Of course, Hepburn wasn’t the only winner that night in this story. Roman Holiday would also land Head her own Oscar for costume design.

The Roman Holiday farewell dress
In 1952, Hepburn—then a young and unknown actress—was cast in the upcoming Paramount film Roman Holiday as Princess Ann. Head was the lead costume designer at Paramount at the time, and was assigned to design Hepburn’s entire wardrobe for the film. (Head would win seven Academy Awards during her 44 years working for Paramount, before she signed with Universal for the remainder of her career and winning her eighth and final Oscar there.)

Head designed all of the costumes Hepburn wore as Princess Ann—including a white lace midi dress with a shawl collar, wrap-over bodice and fitted waist, styled with a pearl choker and a Juliet style hat, that was worn in the closing scene of the movie. In that scene, Princess Ann held a press conference where she would see Joe (the reporter she had fallen in love with) for the very last time.

THE STORY OF The White Floral Dress Audrey Hepburn Wore To 1954 Oscars - Audrey Hepburn as Princess Ann
ABOVE (L-R): Audrey Hepburn wearing the Princess Ann lace dress for her screen test of Roman Holiday / A screenshot from the final scene of the 1953 film

At that time, Head had been appointed the Academy’s official fashion consultant, and, according to Patty Fox’s 2000 book Star Style at the Academy Awards: A Century of Glamour, nominees would often nod to their characters with the gowns they wore to the Oscar ceremony. When the Oscars rolled around that year, Hepburn decided to wear the farewell dress to the ceremony, but removed the stately suited bodice that appeared in the final scene and added the Givenchy-influenced boatneck, keeping with trends of the time.

“It is definitely not by Givenchy,” says Kerry Taylor, who sold the dress through her eponymous British auction house in 2011. “It was a dress designed for the film by Edith Head which Audrey had remodelled for the Oscar ceremony—a ‘make do and mend’ mentality that she had inherited from those years of hardship during the war.”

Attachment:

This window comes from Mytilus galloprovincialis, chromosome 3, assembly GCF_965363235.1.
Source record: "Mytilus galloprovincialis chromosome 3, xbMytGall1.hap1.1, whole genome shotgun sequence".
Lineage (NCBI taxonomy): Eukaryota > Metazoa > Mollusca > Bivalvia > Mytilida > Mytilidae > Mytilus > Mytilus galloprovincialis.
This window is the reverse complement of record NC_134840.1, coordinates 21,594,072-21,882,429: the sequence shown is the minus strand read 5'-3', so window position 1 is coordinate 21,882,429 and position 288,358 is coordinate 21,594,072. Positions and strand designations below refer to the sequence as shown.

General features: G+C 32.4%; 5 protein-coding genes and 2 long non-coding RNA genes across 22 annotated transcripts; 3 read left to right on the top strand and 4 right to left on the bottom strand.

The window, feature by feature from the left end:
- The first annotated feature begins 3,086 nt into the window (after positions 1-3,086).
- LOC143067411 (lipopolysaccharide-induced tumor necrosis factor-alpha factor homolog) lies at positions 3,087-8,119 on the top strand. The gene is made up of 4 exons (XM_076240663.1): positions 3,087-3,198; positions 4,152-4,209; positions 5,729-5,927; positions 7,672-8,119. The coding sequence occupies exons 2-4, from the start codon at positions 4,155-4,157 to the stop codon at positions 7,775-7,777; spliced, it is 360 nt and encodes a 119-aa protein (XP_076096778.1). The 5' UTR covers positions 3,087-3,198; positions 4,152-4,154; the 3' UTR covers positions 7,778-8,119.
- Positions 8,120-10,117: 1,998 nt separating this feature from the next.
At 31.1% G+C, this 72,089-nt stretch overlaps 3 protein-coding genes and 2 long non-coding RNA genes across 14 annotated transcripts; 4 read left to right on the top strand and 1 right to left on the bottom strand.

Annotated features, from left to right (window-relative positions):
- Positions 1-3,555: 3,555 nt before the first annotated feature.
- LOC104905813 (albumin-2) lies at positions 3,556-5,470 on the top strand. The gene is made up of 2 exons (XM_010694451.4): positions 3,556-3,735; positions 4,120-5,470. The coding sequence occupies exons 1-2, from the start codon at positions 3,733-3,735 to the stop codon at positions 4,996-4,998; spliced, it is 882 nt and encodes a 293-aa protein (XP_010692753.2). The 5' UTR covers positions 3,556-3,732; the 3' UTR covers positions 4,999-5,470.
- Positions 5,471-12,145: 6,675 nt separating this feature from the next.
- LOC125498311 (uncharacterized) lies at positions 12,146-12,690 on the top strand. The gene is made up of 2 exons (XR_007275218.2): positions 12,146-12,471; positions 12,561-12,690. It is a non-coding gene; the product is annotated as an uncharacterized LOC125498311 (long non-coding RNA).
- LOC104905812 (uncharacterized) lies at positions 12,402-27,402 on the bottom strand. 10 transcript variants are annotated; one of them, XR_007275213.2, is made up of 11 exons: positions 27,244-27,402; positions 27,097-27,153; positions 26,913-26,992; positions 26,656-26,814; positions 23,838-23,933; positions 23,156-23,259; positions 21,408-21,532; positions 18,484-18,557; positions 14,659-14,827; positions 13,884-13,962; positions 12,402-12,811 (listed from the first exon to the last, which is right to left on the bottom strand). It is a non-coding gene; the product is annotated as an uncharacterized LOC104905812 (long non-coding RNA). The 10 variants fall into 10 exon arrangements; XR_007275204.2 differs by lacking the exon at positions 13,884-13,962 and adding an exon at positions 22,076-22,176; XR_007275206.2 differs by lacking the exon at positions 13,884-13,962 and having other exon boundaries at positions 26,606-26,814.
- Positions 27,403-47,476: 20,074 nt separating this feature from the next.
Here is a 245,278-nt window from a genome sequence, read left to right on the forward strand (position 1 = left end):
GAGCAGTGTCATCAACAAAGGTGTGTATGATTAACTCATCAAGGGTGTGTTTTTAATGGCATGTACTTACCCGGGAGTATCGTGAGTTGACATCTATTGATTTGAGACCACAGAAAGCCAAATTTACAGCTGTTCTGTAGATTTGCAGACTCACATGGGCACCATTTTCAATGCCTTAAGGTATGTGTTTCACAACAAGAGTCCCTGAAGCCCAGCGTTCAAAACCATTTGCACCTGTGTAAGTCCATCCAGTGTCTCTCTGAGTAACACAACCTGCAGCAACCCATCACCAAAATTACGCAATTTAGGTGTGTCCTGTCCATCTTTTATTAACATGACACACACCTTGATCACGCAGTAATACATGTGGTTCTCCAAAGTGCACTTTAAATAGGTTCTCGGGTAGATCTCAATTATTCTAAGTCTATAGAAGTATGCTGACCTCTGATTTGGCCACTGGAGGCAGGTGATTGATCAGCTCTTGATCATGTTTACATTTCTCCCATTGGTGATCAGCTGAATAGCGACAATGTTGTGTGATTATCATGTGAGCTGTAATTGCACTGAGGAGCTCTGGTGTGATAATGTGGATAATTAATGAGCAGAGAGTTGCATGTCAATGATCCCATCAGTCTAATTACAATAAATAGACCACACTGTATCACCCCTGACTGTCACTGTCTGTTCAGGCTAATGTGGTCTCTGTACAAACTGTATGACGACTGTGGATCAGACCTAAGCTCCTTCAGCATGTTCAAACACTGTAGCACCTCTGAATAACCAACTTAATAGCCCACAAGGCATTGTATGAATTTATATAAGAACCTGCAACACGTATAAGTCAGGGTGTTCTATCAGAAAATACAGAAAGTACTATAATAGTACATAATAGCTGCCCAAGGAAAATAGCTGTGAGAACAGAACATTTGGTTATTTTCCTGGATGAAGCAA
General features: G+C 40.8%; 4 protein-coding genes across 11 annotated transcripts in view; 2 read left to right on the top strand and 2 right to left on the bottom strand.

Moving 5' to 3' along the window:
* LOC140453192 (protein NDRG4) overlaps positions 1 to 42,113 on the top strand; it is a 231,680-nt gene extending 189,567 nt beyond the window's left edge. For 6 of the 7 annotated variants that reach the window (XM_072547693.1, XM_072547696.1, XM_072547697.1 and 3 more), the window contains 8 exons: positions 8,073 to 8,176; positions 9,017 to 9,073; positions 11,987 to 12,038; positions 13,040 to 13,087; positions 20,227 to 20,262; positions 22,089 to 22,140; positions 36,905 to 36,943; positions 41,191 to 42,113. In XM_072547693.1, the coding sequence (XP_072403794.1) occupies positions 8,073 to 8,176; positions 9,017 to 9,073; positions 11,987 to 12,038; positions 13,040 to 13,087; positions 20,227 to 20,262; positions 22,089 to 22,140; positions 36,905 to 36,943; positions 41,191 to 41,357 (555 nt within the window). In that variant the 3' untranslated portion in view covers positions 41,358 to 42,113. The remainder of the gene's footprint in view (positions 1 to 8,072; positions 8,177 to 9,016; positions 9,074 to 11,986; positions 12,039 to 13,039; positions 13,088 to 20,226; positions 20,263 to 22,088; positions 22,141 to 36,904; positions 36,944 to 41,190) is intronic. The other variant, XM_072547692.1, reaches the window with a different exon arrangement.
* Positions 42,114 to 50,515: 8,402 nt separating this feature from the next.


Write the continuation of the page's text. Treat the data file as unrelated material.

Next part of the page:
After the awards, the ivory full-skirted look was given to Hepburn’s mother, Ella van Heemstra, who in turn gave it to a friend living in America. The dress remained stored away in a box at the bottom of a wardrobe until the family finally decided to sell it in 2011. On November 29, 2011, the dress was sold at auction to a private buyer for £84,000 by Kerry Taylor Auctions in London, United Kingdom.

“This beautiful lace dress is important because not only was it worn in the film Roman Holiday but was also worn to collect the Oscar itself,” said the auction house’s founder, Kerry Taylor. “It is the only time in the history of Oscar dresses that this ever happened to my knowledge. The demure white gown seems also sculpted to fit the willowy graceful figure of Audrey. The original dress was designed by Edith Head for the film, but for the Oscar night, Audrey altered the bodice—in essence, she Givenchy-fied it!”

THE STORY OF The White Floral Dress Audrey Hepburn Wore To 1954 Oscars - Dress at auction
ABOVE: The white floral dress Hepburn wore to the 1954 Oscars when it went up for auction in 2011 with Kerry Taylor Auctions

The battle of the designers